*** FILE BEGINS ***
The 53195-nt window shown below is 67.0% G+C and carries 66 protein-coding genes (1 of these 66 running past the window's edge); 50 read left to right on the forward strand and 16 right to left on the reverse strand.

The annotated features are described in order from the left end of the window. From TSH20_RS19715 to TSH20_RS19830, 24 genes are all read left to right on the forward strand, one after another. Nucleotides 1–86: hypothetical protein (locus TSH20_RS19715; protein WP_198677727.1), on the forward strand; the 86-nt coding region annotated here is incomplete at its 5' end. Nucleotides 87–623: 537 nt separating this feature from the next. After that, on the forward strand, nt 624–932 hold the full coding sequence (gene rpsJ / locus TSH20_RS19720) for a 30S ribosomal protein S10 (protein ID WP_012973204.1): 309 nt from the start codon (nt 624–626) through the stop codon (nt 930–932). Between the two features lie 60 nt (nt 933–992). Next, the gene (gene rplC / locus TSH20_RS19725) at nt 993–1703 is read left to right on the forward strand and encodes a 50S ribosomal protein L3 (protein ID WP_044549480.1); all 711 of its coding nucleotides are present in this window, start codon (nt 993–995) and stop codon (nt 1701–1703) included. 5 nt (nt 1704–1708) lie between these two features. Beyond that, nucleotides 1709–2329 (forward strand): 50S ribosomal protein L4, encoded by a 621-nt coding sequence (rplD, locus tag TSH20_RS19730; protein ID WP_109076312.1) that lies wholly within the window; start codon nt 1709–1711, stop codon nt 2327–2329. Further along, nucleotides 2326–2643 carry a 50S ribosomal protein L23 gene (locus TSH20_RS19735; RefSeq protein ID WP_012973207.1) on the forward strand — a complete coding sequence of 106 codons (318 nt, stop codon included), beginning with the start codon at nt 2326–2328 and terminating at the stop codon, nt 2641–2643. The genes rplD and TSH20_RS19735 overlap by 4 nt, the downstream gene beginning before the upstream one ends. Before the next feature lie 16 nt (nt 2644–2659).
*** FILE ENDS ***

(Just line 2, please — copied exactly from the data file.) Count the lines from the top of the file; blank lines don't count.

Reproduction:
The annotated features are described in order from the left end of the window. From TSH20_RS19715 to TSH20_RS19830, 24 genes are all read left to right on the forward strand, one after another. Nucleotides 1–86: hypothetical protein (locus TSH20_RS19715; protein WP_198677727.1), on the forward strand; the 86-nt coding region annotated here is incomplete at its 5' end. Nucleotides 87–623: 537 nt separating this feature from the next. After that, on the forward strand, nt 624–932 hold the full coding sequence (gene rpsJ / locus TSH20_RS19720) for a 30S ribosomal protein S10 (protein ID WP_012973204.1): 309 nt from the start codon (nt 624–626) through the stop codon (nt 930–932). Between the two features lie 60 nt (nt 933–992). Next, the gene (gene rplC / locus TSH20_RS19725) at nt 993–1703 is read left to right on the forward strand and encodes a 50S ribosomal protein L3 (protein ID WP_044549480.1); all 711 of its coding nucleotides are present in this window, start codon (nt 993–995) and stop codon (nt 1701–1703) included. 5 nt (nt 1704–1708) lie between these two features. Beyond that, nucleotides 1709–2329 (forward strand): 50S ribosomal protein L4, encoded by a 621-nt coding sequence (rplD, locus tag TSH20_RS19730; protein ID WP_109076312.1) that lies wholly within the window; start codon nt 1709–1711, stop codon nt 2327–2329. Further along, nucleotides 2326–2643 carry a 50S ribosomal protein L23 gene (locus TSH20_RS19735; RefSeq protein ID WP_012973207.1) on the forward strand — a complete coding sequence of 106 codons (318 nt, stop codon included), beginning with the start codon at nt 2326–2328 and terminating at the stop codon, nt 2641–2643. The genes rplD and TSH20_RS19735 overlap by 4 nt, the downstream gene beginning before the upstream one ends. Before the next feature lie 16 nt (nt 2644–2659).